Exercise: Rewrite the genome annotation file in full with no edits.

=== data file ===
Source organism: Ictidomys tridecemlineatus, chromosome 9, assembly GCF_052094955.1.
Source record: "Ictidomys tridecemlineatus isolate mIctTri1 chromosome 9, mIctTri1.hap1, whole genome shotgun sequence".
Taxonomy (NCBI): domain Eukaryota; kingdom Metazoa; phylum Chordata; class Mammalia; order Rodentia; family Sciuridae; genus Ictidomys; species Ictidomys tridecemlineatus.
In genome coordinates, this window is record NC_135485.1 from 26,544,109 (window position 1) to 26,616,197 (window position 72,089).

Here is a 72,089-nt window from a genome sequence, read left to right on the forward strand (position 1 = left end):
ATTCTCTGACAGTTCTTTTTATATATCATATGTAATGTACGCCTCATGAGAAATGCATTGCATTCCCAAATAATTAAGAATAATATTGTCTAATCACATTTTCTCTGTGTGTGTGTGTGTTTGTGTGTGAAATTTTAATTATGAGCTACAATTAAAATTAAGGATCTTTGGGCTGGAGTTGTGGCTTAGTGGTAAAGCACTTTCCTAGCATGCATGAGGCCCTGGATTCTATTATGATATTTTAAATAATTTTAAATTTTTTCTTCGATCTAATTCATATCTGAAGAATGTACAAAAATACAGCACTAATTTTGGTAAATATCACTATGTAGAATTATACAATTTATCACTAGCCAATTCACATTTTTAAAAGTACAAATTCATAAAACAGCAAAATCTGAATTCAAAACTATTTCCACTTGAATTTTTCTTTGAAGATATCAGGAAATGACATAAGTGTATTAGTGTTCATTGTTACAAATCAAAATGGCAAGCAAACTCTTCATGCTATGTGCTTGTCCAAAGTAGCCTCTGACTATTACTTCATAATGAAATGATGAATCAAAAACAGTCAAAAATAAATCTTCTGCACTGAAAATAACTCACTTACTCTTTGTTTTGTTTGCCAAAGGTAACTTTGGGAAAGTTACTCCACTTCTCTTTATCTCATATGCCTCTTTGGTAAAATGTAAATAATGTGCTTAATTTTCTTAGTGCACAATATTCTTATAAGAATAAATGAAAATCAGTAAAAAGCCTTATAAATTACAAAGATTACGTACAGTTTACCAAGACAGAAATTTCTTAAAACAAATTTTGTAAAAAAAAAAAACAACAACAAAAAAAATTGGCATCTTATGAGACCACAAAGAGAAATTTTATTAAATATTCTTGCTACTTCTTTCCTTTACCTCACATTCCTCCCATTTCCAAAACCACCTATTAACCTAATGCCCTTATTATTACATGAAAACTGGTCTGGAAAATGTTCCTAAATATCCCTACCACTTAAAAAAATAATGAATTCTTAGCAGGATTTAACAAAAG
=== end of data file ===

Source organism: Ictidomys tridecemlineatus, chromosome 9, assembly GCF_052094955.1.
Source record: "Ictidomys tridecemlineatus isolate mIctTri1 chromosome 9, mIctTri1.hap1, whole genome shotgun sequence".
Taxonomy (NCBI): domain Eukaryota; kingdom Metazoa; phylum Chordata; class Mammalia; order Rodentia; family Sciuridae; genus Ictidomys; species Ictidomys tridecemlineatus.
In genome coordinates, this window is record NC_135485.1 from 26,544,109 (window position 1) to 26,616,197 (window position 72,089).

Here is a 72,089-nt window from a genome sequence, read left to right on the forward strand (position 1 = left end):
ATTCTCTGACAGTTCTTTTTATATATCATATGTAATGTACGCCTCATGAGAAATGCATTGCATTCCCAAATAATTAAGAATAATATTGTCTAATCACATTTTCTCTGTGTGTGTGTGTGTTTGTGTGTGAAATTTTAATTATGAGCTACAATTAAAATTAAGGATCTTTGGGCTGGAGTTGTGGCTTAGTGGTAAAGCACTTTCCTAGCATGCATGAGGCCCTGGATTCTATTATGATATTTTAAATAATTTTAAATTTTTTCTTCGATCTAATTCATATCTGAAGAATGTACAAAAATACAGCACTAATTTTGGTAAATATCACTATGTAGAATTATACAATTTATCACTAGCCAATTCACATTTTTAAAAGTACAAATTCATAAAACAGCAAAATCTGAATTCAAAACTATTTCCACTTGAATTTTTCTTTGAAGATATCAGGAAATGACATAAGTGTATTAGTGTTCATTGTTACAAATCAAAATGGCAAGCAAACTCTTCATGCTATGTGCTTGTCCAAAGTAGCCTCTGACTATTACTTCATAATGAAATGATGAATCAAAAACAGTCAAAAATAAATCTTCTGCACTGAAAATAACTCACTTACTCTTTGTTTTGTTTGCCAAAGGTAACTTTGGGAAAGTTACTCCACTTCTCTTTATCTCATATGCCTCTTTGGTAAAATGTAAATAATGTGCTTAATTTTCTTAGTGCACAATATTCTTATAAGAATAAATGAAAATCAGTAAAAAGCCTTATAAATTACAAAGATTACGTACAGTTTACCAAGACAGAAATTTCTTAAAACAAATTTTGTAAAAAAAAAAAACAACAACAAAAAAAATTGGCATCTTATGAGACCACAAAGAGAAATTTTATTAAATATTCTTGCTACTTCTTTCCTTTACCTCACATTCCTCCCATTTCCAAAACCACCTATTAACCTAATGCCCTTATTATTACATGAAAACTGGTCTGGAAAATGTTCCTAAATATCCCTACCACTTAAAAAAATAATGAATTCTTAGCAGGATTTAACAAAAG